S. Korea should focus on short-term fiscal stimulus measures: Krugman

2019.09.10 09:10:36 | 2019.09.10 09:11:04

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The South Korean government should introduce fiscal stimulus measures that would immediately resuscitate the economy, according to Nobel Prize-winning economist Paul Krugman.

In a meeting with Korean Deputy Prime Minister and Finance Minister Hong Nam-ki on Monday, Krugman, also an economics professor at the City University of New York’s Graduate Center, said Korea has enough fiscal ammunition to stimulate the economy in the short term, stressing that it is time for the government to “act boldly” as its economic prospect is becoming murkier at a brisk pace.

He said social overhead capital (SOC) projects are not ideal options to revive the economy because such SOC projects take time.

Krugman was in Seoul to give a keynote speech at a 2019 conference on sharing results of Korea’s Knowledge Sharing Program (KSP) projects with less developed countries. His meeting with Hong was held on the sidelines of the event.

The Korean government has proposed a record 513.5 trillion won ($422 billion) budget for fiscal 2020 to offset the downside economic risks. The government maintained its ultra-expansionary fiscal stance, raising the budget by another 9.3 percent from 2019 after the 9.7 percent hike in the previous alone. SOC projects alone would be increased by 12.9 percent.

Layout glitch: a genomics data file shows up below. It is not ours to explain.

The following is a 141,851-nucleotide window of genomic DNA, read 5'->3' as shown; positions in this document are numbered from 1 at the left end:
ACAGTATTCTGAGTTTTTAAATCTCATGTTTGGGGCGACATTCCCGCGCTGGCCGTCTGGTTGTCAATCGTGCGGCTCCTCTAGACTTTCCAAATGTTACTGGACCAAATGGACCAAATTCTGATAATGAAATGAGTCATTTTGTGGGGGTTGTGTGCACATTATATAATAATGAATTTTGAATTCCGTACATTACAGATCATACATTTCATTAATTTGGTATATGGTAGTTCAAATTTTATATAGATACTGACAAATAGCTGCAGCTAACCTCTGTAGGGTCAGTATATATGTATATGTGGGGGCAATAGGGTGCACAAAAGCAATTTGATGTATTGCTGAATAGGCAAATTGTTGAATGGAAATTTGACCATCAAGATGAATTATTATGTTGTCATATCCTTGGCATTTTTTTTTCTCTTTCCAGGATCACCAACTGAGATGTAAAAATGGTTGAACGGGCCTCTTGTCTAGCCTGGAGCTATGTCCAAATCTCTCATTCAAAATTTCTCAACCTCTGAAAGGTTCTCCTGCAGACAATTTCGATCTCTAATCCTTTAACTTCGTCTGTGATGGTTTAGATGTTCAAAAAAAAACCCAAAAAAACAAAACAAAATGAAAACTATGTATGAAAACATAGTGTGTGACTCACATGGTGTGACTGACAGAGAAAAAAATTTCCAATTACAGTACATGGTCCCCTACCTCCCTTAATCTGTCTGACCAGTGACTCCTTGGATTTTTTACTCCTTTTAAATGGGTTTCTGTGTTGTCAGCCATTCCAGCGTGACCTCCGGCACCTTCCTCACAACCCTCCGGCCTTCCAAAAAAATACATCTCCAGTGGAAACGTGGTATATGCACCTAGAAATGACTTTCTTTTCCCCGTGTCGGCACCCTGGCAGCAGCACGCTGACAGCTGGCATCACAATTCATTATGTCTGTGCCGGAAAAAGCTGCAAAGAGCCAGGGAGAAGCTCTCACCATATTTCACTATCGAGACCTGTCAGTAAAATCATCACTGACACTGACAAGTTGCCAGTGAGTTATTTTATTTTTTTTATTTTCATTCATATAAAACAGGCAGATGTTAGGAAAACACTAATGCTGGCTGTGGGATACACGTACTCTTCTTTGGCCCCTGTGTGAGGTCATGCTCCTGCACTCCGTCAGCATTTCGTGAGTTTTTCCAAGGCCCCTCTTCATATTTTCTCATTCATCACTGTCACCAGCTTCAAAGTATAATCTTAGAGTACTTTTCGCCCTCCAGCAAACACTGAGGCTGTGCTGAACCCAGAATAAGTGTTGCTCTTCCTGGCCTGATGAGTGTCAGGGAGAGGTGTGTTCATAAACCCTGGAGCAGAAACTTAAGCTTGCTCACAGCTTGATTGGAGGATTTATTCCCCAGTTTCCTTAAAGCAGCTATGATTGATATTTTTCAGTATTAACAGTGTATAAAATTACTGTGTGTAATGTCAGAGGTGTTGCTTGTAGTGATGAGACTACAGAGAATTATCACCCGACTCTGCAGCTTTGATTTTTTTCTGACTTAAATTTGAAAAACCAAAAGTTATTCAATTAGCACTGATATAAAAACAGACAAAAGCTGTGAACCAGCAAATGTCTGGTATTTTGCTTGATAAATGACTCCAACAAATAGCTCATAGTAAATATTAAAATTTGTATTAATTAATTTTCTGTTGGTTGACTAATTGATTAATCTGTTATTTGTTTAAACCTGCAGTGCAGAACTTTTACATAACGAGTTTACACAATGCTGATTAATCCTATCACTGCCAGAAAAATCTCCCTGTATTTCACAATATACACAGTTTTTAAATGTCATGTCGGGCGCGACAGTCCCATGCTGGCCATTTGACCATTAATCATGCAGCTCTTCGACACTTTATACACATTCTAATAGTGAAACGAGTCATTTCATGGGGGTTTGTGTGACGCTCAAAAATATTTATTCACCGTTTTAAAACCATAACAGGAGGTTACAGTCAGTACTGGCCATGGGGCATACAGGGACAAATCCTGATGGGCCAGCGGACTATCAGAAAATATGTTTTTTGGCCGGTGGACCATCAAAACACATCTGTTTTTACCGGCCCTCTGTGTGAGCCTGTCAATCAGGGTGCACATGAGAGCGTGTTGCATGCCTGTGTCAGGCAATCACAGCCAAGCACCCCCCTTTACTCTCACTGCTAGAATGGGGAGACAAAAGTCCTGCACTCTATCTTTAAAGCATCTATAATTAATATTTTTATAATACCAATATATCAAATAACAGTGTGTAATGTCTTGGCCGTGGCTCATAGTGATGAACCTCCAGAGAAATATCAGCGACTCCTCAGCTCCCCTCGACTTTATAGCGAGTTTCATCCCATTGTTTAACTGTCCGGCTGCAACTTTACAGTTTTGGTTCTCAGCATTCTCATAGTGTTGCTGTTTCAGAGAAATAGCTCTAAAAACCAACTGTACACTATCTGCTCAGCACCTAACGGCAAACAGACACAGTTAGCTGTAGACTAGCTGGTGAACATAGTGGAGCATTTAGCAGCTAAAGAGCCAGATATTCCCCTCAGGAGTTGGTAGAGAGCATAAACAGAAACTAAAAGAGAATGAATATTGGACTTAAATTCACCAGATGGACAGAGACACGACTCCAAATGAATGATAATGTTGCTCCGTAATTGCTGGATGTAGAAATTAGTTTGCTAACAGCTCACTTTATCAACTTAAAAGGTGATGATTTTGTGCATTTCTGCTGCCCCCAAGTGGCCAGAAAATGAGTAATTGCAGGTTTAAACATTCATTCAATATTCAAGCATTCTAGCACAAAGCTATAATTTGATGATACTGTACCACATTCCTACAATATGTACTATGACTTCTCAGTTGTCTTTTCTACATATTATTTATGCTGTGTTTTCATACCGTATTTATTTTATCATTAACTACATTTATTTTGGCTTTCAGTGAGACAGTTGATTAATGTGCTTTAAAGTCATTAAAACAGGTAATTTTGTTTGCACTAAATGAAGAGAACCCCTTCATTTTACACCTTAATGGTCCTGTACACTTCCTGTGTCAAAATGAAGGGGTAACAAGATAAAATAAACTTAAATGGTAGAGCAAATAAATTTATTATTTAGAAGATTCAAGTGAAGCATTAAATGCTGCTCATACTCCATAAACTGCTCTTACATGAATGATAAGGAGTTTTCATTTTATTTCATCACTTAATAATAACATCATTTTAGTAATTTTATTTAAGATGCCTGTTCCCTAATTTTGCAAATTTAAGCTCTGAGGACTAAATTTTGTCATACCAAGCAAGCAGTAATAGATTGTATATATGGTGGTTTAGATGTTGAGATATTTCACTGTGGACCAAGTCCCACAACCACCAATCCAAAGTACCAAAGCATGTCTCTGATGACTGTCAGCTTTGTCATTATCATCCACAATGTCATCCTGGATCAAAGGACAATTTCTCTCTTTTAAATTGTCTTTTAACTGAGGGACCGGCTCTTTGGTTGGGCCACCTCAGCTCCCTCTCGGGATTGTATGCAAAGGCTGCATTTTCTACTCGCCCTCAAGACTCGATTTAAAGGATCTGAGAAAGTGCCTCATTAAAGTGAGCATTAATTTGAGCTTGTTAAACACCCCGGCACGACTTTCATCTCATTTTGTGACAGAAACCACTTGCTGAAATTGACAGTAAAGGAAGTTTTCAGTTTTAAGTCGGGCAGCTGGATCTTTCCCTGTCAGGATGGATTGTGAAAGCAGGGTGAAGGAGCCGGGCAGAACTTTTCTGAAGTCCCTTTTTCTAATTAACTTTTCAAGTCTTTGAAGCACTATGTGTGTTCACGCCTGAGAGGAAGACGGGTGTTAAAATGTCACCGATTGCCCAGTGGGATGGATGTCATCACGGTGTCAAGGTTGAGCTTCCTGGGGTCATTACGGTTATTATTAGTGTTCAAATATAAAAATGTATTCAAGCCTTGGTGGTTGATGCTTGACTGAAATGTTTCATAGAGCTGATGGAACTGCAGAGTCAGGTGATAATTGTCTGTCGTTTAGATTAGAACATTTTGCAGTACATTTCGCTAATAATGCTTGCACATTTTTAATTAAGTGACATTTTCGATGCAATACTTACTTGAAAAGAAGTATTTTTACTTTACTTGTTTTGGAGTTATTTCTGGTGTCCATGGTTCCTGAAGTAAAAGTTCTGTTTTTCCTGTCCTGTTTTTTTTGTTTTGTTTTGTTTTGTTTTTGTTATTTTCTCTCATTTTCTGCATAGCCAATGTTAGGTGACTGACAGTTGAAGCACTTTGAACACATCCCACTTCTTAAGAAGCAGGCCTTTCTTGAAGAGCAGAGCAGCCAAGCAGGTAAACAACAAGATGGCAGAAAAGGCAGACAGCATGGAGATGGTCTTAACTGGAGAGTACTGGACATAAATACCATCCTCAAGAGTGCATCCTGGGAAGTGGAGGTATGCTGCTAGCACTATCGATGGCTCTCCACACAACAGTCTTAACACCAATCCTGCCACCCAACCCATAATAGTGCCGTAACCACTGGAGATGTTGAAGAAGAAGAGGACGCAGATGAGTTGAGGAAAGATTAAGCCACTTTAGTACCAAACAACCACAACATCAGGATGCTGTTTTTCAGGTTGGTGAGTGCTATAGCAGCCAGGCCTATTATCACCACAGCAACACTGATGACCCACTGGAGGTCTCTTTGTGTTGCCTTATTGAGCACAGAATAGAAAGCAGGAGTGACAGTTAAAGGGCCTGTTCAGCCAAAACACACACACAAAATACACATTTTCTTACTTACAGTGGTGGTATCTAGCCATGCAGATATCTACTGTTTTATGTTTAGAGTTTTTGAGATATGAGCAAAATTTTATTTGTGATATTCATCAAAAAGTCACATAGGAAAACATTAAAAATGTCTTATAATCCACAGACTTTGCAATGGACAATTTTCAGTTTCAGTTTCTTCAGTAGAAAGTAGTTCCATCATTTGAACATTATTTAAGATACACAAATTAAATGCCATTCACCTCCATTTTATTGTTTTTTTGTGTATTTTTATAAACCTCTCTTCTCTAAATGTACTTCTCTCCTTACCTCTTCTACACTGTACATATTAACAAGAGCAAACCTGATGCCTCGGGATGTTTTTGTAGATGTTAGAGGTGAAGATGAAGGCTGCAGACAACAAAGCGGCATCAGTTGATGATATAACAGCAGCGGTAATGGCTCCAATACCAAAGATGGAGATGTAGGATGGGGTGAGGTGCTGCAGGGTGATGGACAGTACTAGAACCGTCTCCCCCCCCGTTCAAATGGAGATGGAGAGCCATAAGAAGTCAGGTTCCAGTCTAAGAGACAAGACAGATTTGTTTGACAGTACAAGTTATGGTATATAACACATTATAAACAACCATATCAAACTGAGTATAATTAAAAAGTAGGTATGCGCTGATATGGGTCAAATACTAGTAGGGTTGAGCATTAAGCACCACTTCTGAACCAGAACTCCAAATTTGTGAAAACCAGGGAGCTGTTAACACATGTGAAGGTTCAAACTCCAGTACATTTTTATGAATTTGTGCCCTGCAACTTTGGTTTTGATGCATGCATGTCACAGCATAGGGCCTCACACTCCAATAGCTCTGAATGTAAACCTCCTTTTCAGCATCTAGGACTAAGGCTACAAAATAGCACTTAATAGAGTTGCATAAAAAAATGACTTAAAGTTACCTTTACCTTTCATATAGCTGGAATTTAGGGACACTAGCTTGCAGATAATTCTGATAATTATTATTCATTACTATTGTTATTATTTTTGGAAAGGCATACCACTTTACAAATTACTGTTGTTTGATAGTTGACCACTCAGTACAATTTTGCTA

The economist also mentioned dangers of Korea sliding into deflation, warning that a prudent policy stance could increase deflation risk, thus an expansionary fiscal policy is necessary.

Krugman’s remarks come as Korea’s consumer price growth hit a record low in August since Statistics Korea began compiling related data in 1965, raising concerns over possible deflation, which would further weigh on the Korean economy facing multiple challenges amid intensifying trade disputes between the U.S. and China and its own with Japan.

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In a separate press conference after giving a keynote speech at the conference in Conrad Seoul hotel, Krugman again urged the Korean government to “act boldly to prevent [deflation] from happening before it becomes embedded into the economy.”

Krugman and Hong also shared views on concerns over the global economy.

“Next year’s [gloomy] global economic outlook and Japan’s export curbs have added uncertainties to the Korean economy,” Hong said. “There are growing concerns that the overall value chain of the global economy would aggravate.”

Krugman responded by saying that he does not believe that the global economy would fall into recession next year but there would be a slowdown if the Sino-U.S. trade disputes continue without agreements.

Krugman added that the escalating trade tension between Korea and Japan not only increases uncertainties on the economies of the two countries but also the global economy.

With regards to Moon Jae-in government’s income-led growth policy through drastic hikes in minimum wages, Krugman said a minimum wage hike can spur consumption and have some positive impact on the economy but its impact is generally insignificant. Instead he suggested that it would be more effective for the government to stimulate the economy through expansionary fiscal measures especially when the global economy faces dim outlook.

By Sohn Il-seon and Lee Eun-joo

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